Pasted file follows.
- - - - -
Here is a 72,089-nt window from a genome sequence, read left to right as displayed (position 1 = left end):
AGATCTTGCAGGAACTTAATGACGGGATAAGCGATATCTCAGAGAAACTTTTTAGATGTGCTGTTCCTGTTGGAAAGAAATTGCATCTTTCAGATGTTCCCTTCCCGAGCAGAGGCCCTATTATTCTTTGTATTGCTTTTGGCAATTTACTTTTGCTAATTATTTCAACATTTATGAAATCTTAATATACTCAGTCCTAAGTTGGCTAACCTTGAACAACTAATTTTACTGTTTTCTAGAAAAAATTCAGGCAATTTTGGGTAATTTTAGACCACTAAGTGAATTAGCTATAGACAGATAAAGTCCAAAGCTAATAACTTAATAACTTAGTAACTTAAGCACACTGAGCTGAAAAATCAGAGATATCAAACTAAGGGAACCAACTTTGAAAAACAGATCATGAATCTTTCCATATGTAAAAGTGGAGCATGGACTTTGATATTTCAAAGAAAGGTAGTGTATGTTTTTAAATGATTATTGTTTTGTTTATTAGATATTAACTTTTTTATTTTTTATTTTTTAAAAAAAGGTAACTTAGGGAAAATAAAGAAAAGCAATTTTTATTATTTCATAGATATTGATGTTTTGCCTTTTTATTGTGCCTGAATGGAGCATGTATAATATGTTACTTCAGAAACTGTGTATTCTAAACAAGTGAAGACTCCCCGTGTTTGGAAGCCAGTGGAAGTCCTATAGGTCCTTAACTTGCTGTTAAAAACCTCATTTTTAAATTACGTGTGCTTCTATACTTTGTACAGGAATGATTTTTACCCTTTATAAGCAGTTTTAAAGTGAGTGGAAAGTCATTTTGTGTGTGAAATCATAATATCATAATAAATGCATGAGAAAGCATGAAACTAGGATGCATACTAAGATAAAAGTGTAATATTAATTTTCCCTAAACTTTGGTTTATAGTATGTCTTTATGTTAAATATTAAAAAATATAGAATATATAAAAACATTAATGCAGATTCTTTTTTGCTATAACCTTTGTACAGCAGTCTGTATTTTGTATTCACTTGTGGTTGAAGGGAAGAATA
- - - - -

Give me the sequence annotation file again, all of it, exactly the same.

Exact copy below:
Here is a 72,089-nt window from a genome sequence, read left to right as displayed (position 1 = left end):
AGATCTTGCAGGAACTTAATGACGGGATAAGCGATATCTCAGAGAAACTTTTTAGATGTGCTGTTCCTGTTGGAAAGAAATTGCATCTTTCAGATGTTCCCTTCCCGAGCAGAGGCCCTATTATTCTTTGTATTGCTTTTGGCAATTTACTTTTGCTAATTATTTCAACATTTATGAAATCTTAATATACTCAGTCCTAAGTTGGCTAACCTTGAACAACTAATTTTACTGTTTTCTAGAAAAAATTCAGGCAATTTTGGGTAATTTTAGACCACTAAGTGAATTAGCTATAGACAGATAAAGTCCAAAGCTAATAACTTAATAACTTAGTAACTTAAGCACACTGAGCTGAAAAATCAGAGATATCAAACTAAGGGAACCAACTTTGAAAAACAGATCATGAATCTTTCCATATGTAAAAGTGGAGCATGGACTTTGATATTTCAAAGAAAGGTAGTGTATGTTTTTAAATGATTATTGTTTTGTTTATTAGATATTAACTTTTTTATTTTTTATTTTTTAAAAAAAGGTAACTTAGGGAAAATAAAGAAAAGCAATTTTTATTATTTCATAGATATTGATGTTTTGCCTTTTTATTGTGCCTGAATGGAGCATGTATAATATGTTACTTCAGAAACTGTGTATTCTAAACAAGTGAAGACTCCCCGTGTTTGGAAGCCAGTGGAAGTCCTATAGGTCCTTAACTTGCTGTTAAAAACCTCATTTTTAAATTACGTGTGCTTCTATACTTTGTACAGGAATGATTTTTACCCTTTATAAGCAGTTTTAAAGTGAGTGGAAAGTCATTTTGTGTGTGAAATCATAATATCATAATAAATGCATGAGAAAGCATGAAACTAGGATGCATACTAAGATAAAAGTGTAATATTAATTTTCCCTAAACTTTGGTTTATAGTATGTCTTTATGTTAAATATTAAAAAATATAGAATATATAAAAACATTAATGCAGATTCTTTTTTGCTATAACCTTTGTACAGCAGTCTGTATTTTGTATTCACTTGTGGTTGAAGGGAAGAATA